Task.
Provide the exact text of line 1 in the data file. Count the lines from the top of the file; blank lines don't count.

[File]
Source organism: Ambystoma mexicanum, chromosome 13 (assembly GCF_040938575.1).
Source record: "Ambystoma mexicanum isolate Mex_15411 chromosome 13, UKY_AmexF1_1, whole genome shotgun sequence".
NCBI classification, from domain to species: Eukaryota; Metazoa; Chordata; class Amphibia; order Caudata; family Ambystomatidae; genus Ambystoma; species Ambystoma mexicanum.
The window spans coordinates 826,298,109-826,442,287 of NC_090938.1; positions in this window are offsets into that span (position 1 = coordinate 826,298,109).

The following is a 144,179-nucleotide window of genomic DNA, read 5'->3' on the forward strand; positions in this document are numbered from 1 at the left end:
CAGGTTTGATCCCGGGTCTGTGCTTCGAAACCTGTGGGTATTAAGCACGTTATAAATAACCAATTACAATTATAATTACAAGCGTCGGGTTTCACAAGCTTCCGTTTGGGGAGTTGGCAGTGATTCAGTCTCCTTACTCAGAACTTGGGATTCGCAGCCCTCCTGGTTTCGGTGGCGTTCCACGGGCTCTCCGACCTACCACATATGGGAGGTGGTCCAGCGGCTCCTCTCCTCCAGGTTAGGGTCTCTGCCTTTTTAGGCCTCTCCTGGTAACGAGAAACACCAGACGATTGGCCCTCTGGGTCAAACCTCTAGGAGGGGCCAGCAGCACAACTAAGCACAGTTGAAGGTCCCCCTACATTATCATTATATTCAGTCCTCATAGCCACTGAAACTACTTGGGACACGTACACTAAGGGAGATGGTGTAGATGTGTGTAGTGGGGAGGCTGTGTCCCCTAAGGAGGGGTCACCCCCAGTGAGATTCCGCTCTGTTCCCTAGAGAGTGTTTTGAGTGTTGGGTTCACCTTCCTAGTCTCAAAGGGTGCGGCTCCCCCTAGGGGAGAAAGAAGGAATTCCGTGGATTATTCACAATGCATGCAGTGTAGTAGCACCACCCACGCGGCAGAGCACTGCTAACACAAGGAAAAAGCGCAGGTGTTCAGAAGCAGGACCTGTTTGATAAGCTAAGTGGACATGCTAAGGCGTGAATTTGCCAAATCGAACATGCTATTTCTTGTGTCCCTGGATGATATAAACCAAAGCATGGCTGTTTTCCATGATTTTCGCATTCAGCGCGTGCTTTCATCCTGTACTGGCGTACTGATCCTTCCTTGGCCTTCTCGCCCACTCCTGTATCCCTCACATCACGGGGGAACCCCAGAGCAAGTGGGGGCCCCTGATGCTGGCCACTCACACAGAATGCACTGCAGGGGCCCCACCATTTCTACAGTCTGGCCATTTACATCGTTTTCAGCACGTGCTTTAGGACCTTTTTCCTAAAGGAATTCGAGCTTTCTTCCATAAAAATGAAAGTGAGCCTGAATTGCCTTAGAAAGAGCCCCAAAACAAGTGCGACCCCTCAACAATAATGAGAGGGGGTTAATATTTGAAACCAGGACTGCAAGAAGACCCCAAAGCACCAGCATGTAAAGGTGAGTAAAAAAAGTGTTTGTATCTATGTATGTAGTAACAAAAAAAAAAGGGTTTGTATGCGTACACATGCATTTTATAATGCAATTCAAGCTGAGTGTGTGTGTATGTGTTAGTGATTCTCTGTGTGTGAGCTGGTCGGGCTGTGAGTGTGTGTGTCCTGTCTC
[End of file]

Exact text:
Source organism: Ambystoma mexicanum, chromosome 13 (assembly GCF_040938575.1).